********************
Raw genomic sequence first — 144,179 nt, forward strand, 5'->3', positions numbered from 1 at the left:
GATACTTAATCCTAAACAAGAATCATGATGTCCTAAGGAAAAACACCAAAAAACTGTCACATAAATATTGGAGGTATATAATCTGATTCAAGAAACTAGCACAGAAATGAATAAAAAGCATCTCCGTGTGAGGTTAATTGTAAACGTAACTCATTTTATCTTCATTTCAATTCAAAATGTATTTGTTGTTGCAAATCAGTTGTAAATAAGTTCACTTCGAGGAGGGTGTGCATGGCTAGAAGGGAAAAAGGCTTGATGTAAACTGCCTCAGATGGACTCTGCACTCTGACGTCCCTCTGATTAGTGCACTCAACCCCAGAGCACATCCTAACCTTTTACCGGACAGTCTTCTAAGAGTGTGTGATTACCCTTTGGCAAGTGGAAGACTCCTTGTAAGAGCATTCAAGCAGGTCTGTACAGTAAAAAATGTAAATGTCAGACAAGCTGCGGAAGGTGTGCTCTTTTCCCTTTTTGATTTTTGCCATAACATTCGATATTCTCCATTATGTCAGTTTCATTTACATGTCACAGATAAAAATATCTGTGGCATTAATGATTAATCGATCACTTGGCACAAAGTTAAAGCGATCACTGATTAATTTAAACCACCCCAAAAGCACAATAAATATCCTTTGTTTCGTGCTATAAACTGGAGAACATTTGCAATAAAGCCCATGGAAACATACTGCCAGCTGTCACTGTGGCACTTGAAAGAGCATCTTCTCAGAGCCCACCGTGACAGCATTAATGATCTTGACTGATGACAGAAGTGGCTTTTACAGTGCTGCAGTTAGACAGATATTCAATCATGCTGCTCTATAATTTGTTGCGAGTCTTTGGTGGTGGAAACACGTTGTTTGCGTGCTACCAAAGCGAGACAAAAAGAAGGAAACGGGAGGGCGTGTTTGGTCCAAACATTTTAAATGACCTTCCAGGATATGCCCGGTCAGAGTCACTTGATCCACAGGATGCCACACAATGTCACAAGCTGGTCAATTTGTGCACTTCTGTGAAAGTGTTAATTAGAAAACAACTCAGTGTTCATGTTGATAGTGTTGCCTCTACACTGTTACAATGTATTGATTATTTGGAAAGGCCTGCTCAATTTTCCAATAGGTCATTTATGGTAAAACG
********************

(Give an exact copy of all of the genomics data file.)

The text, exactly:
Raw genomic sequence first — 144,179 nt, forward strand, 5'->3', positions numbered from 1 at the left:
GATACTTAATCCTAAACAAGAATCATGATGTCCTAAGGAAAAACACCAAAAAACTGTCACATAAATATTGGAGGTATATAATCTGATTCAAGAAACTAGCACAGAAATGAATAAAAAGCATCTCCGTGTGAGGTTAATTGTAAACGTAACTCATTTTATCTTCATTTCAATTCAAAATGTATTTGTTGTTGCAAATCAGTTGTAAATAAGTTCACTTCGAGGAGGGTGTGCATGGCTAGAAGGGAAAAAGGCTTGATGTAAACTGCCTCAGATGGACTCTGCACTCTGACGTCCCTCTGATTAGTGCACTCAACCCCAGAGCACATCCTAACCTTTTACCGGACAGTCTTCTAAGAGTGTGTGATTACCCTTTGGCAAGTGGAAGACTCCTTGTAAGAGCATTCAAGCAGGTCTGTACAGTAAAAAATGTAAATGTCAGACAAGCTGCGGAAGGTGTGCTCTTTTCCCTTTTTGATTTTTGCCATAACATTCGATATTCTCCATTATGTCAGTTTCATTTACATGTCACAGATAAAAATATCTGTGGCATTAATGATTAATCGATCACTTGGCACAAAGTTAAAGCGATCACTGATTAATTTAAACCACCCCAAAAGCACAATAAATATCCTTTGTTTCGTGCTATAAACTGGAGAACATTTGCAATAAAGCCCATGGAAACATACTGCCAGCTGTCACTGTGGCACTTGAAAGAGCATCTTCTCAGAGCCCACCGTGACAGCATTAATGATCTTGACTGATGACAGAAGTGGCTTTTACAGTGCTGCAGTTAGACAGATATTCAATCATGCTGCTCTATAATTTGTTGCGAGTCTTTGGTGGTGGAAACACGTTGTTTGCGTGCTACCAAAGCGAGACAAAAAGAAGGAAACGGGAGGGCGTGTTTGGTCCAAACATTTTAAATGACCTTCCAGGATATGCCCGGTCAGAGTCACTTGATCCACAGGATGCCACACAATGTCACAAGCTGGTCAATTTGTGCACTTCTGTGAAAGTGTTAATTAGAAAACAACTCAGTGTTCATGTTGATAGTGTTGCCTCTACACTGTTACAATGTATTGATTATTTGGAAAGGCCTGCTCAATTTTCCAATAGGTCATTTATGGTAAAACG